All Students who have an appointment for personal counselling or vocational interviews are provided with an appointment slip. The student must provide their relevant teacher with this appointment slip before attending their appointment.
Parents/Guardians may make appointments with the Guidance Counsellor by telephoning the school. Appointments are conducted during the school day. All parties are requested to inform each other if a cancellation is necessary. On occasion, the Guidance Counsellor may request another staff member e.g. Year Head, Tutor, subject teacher or/and management to be present at a meeting. The student is always invited in for whole or part of the meeting with approval of Parents/Guardians. This gives the student responsibility, ownership and inclusion in the meeting outcomes. Notes are kept of all meetings by the Guidance Counsellor.
Counselling relationships themselves and information that is disclosed in counselling relationships are kept confidential. However, if a situation arises where the school feels a student is at risk, the Principal or Guidance Counsellor consults the student, school management, parents/guardians and relevant agencies, if necessary.
Students are encouraged to discuss their problem with their parent/guardian where appropriate. At the beginning of the counselling contract, students are always informed that what is said in the counselling session is confidential between the counsellor and the student UNLESS the counsellor feels that the pupil is a danger to themselves (including eating disorders) or anyone else, or at any other risk. Confidentiality will not apply in these cases or in the case of abuse or if a student discloses an intention to commit a crime or when a court orders a counsellor to make records available.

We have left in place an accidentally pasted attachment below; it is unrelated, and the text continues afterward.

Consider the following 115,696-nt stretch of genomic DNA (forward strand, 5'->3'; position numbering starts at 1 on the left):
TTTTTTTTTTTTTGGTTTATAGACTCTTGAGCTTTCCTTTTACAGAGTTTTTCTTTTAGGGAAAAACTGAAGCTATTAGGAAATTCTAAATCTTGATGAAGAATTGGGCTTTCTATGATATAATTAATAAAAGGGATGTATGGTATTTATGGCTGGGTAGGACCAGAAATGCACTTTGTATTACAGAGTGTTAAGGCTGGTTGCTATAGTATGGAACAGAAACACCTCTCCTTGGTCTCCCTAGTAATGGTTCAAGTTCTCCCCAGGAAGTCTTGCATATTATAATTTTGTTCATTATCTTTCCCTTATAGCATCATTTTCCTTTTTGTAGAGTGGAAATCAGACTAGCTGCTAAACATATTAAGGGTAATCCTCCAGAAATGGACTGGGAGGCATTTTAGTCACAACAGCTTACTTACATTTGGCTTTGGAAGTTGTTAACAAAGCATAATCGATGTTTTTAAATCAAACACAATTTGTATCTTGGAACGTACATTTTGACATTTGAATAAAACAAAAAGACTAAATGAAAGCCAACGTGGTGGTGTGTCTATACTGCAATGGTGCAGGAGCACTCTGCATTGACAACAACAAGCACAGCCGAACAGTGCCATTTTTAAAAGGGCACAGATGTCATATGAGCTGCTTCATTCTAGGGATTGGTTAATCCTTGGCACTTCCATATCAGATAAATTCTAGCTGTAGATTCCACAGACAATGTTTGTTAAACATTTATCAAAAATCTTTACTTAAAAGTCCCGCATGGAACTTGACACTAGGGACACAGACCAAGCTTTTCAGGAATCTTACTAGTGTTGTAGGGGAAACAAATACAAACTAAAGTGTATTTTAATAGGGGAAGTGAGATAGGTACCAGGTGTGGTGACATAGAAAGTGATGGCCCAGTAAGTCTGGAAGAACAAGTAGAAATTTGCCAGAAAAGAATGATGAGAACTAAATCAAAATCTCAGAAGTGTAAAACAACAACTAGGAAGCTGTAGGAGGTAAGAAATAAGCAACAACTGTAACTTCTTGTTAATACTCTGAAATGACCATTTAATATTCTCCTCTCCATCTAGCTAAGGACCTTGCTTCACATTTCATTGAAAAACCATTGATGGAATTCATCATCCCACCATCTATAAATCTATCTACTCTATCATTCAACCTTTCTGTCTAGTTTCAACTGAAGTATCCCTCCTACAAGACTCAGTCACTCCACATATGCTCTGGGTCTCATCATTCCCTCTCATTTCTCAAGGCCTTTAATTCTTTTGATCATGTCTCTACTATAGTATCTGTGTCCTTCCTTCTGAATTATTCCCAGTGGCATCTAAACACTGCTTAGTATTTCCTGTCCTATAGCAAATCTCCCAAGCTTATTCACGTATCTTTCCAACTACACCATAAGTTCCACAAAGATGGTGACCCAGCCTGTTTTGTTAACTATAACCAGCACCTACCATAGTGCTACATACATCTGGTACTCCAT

Reporting and Referral Procedures
In both personal counselling and in Careers Guidance Interviews the confidentiality rule is followed i.e. school management and parents/guardians are informed if it is felt that the student is a danger to himself and/or to others or it is a legal requirement.
The student is informed of the limits of confidentiality at the beginning of a session. If it is felt it is in the student’s best interests to inform a Teacher/Parent/Guardian of a particular difficulty, this is only done with the knowledge and ideally the agreement of the student. In certain instances the advice and direction a duty care social worker is sought and reported if necessary as per the School Safeguarding Statement. Such referrals are reported by the Principal at all Board of Management meetings.
A student can self-refer by requesting an appointment with the School Guidance Counsellor. Year Heads can also refer students for individual support using an internal referral form. School staff and parents/guardians are also welcome to contact the Guidance Department if they have concerns.
The Principal, as the Designated Liaison Person (DLP), in consultation with the School Guidance Counsellors, may refer to outside agencies such as the HSE and the NEPS (National Educational Psychological Service Agency). Such referrals are made in consultation with parents/guardians.